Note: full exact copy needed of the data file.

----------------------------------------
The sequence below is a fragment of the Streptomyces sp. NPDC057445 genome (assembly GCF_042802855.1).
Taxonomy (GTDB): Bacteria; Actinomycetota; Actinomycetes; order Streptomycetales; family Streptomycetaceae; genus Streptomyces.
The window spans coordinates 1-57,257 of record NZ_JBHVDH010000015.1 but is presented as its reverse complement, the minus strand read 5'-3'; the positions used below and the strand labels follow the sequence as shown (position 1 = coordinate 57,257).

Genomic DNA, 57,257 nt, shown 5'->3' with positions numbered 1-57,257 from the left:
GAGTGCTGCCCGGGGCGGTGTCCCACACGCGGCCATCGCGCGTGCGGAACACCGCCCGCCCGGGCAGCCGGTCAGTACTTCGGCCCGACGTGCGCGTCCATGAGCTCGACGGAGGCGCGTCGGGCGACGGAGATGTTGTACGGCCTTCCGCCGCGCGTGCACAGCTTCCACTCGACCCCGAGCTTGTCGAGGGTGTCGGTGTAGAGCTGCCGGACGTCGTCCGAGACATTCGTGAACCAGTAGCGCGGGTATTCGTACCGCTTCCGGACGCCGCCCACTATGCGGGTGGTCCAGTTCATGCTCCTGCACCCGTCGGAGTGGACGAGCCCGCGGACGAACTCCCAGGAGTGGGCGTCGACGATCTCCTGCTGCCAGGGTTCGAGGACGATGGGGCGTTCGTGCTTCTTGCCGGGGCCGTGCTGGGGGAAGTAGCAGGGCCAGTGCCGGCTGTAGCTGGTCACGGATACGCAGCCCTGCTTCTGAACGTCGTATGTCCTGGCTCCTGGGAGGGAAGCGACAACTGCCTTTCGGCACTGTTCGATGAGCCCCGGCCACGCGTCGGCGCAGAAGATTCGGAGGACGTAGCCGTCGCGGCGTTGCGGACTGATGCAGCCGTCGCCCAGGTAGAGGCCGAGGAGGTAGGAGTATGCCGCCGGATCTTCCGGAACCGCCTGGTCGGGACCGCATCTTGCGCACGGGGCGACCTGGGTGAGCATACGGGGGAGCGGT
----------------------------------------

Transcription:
The sequence below is a fragment of the Streptomyces sp. NPDC057445 genome (assembly GCF_042802855.1).
Taxonomy (GTDB): Bacteria; Actinomycetota; Actinomycetes; order Streptomycetales; family Streptomycetaceae; genus Streptomyces.
The window spans coordinates 1-57,257 of record NZ_JBHVDH010000015.1 but is presented as its reverse complement, the minus strand read 5'-3'; the positions used below and the strand labels follow the sequence as shown (position 1 = coordinate 57,257).

Genomic DNA, 57,257 nt, shown 5'->3' with positions numbered 1-57,257 from the left:
GAGTGCTGCCCGGGGCGGTGTCCCACACGCGGCCATCGCGCGTGCGGAACACCGCCCGCCCGGGCAGCCGGTCAGTACTTCGGCCCGACGTGCGCGTCCATGAGCTCGACGGAGGCGCGTCGGGCGACGGAGATGTTGTACGGCCTTCCGCCGCGCGTGCACAGCTTCCACTCGACCCCGAGCTTGTCGAGGGTGTCGGTGTAGAGCTGCCGGACGTCGTCCGAGACATTCGTGAACCAGTAGCGCGGGTATTCGTACCGCTTCCGGACGCCGCCCACTATGCGGGTGGTCCAGTTCATGCTCCTGCACCCGTCGGAGTGGACGAGCCCGCGGACGAACTCCCAGGAGTGGGCGTCGACGATCTCCTGCTGCCAGGGTTCGAGGACGATGGGGCGTTCGTGCTTCTTGCCGGGGCCGTGCTGGGGGAAGTAGCAGGGCCAGTGCCGGCTGTAGCTGGTCACGGATACGCAGCCCTGCTTCTGAACGTCGTATGTCCTGGCTCCTGGGAGGGAAGCGACAACTGCCTTTCGGCACTGTTCGATGAGCCCCGGCCACGCGTCGGCGCAGAAGATTCGGAGGACGTAGCCGTCGCGGCGTTGCGGACTGATGCAGCCGTCGCCCAGGTAGAGGCCGAGGAGGTAGGAGTATGCCGCCGGATCTTCCGGAACCGCCTGGTCGGGACCGCATCTTGCGCACGGGGCGACCTGGGTGAGCATACGGGGGAGCGGT